They have a lot of EV products, see Alibaba Manufacturer Directory - Suppliers, Manufacturers, Exporters Importers but none of the connectors was the right one, some seemed similar but were the opposite gender to what we need. This is because the market was for J1772 cars trying to use Type2 chargers in Europe.

I have had quite a bit of success with Chinese LED suppliers on Alibaba. Often half or a third the price, same factories that produce for the big names. Particularly good when trying to find the most advanced technology. We have two houses fully outfitted with warm white LEDs. In one case I replaced 18 of the old halogen 40W down lights with 7 W LEDs with dimming down to about 1W. But you need an up to date electrician to get it right. The difference in just those down lights was about 600W, but there were many more kinds of lights replaced as well. Almost zero bulbs have blown. I think I had one large LED bulb blow soon after installation. In general, lighting, home office, hi-if receiver/entertainement, and the standby usage for reverse cycle have been big areas of reduction. For the last three, you can turn them off at the wall. Gotta offset that Tesla usage somehow.

OK great - I just didn't want you to get ripped off. Alibaba is a great resource but there are quite a few misleading profiles and you can pay to get Verified, and the only requirement for being Gold is to have been active for a certain number of years. Nevertheless - these guys look legit.
 

Sluggabed

Member
May 3, 2014
132
67
Australia
I've just spoken with a colleague from work who in a former life was an Electrician. My eyes lit up and I went into my praise of the Model S but mainly questioning the installation of the HPWC and the 80amp/3 phase setup. He was surprised at the draw of the wall unit and stated it may require considerable cost and also the possibility of prior approval from you electricity supplier, especially if these things (EVs) start to become main stream (ie numerous cars in a localised area). So the question is, has anyone spoken to a practicing Electrician and or electricity supplier for the setup of the 100amp circuit or 3 phase installation?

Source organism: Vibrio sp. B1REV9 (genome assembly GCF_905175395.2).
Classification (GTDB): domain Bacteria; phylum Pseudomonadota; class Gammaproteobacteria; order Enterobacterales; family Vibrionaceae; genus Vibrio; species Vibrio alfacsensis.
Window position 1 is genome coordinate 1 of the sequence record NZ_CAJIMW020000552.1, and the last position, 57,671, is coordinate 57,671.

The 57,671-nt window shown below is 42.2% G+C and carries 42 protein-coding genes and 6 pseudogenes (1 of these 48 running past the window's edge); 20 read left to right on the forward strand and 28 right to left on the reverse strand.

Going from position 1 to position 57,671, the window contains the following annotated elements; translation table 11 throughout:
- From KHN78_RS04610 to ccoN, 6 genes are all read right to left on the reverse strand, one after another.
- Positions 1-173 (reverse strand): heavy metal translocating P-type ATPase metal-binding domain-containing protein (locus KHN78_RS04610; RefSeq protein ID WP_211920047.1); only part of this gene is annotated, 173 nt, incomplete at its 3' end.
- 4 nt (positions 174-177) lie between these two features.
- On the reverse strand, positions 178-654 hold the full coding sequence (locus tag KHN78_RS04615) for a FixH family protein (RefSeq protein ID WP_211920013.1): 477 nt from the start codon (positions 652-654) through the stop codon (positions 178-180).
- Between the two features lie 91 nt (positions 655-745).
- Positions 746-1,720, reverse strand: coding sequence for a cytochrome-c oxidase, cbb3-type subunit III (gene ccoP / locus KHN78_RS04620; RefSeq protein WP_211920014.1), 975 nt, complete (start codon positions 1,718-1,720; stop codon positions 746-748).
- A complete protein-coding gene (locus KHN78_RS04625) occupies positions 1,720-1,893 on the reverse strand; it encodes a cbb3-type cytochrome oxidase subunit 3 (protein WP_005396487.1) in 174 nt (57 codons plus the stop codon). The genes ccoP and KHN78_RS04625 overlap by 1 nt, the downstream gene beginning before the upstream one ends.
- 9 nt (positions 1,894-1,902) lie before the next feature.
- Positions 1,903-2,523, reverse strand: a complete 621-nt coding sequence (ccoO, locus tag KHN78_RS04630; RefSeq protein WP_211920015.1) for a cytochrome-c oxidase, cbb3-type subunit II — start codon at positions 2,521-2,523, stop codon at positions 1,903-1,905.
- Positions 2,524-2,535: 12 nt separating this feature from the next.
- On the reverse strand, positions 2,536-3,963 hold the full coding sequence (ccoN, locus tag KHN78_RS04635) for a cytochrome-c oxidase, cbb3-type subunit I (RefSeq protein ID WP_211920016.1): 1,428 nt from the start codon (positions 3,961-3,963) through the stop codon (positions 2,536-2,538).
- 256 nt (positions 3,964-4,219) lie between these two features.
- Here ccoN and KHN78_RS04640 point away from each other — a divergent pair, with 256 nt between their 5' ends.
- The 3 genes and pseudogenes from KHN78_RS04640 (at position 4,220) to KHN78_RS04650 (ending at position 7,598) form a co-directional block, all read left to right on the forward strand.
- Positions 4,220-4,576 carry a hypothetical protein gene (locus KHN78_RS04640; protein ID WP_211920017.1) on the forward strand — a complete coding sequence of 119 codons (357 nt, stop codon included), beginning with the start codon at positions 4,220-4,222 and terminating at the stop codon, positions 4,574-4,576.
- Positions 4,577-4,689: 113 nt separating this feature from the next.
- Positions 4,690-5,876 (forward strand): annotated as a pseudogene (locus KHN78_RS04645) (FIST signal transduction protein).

Johnwill

Member
May 25, 2014
74
1
Auckland, New Zealand
I've just spoken with a colleague from work who in a former life was an Electrician. My eyes lit up and I went into my praise of the Model S but mainly questioning the installation of the HPWC and the 80amp/3 phase setup. He was surprised at the draw of the wall unit and stated it may require considerable cost and also the possibility of prior approval from you electricity supplier, especially if these things (EVs) start to become main stream (ie numerous cars in a localised area). So the question is, has anyone spoken to a practicing Electrician and or electricity supplier for the setup of the 100amp circuit or 3 phase installation?

The only information I have found on the HPWC is related to the US unit. I looks to be just a fused switch with some smarts to talk to the car. It can be supplied from two phases of a US 3-Phase supply, i.e. 230V.
I doubt it would survive connection to an Aus or NZ 3-phase supply, i.e. 400V. It will however work on our single phase, i.e. 1-Phase + Neutral, that will provide the same voltage potential of 230V. You can limit the current drawn by setting dip switches that give a range of 40 to 100 amps in increments of 10 amps.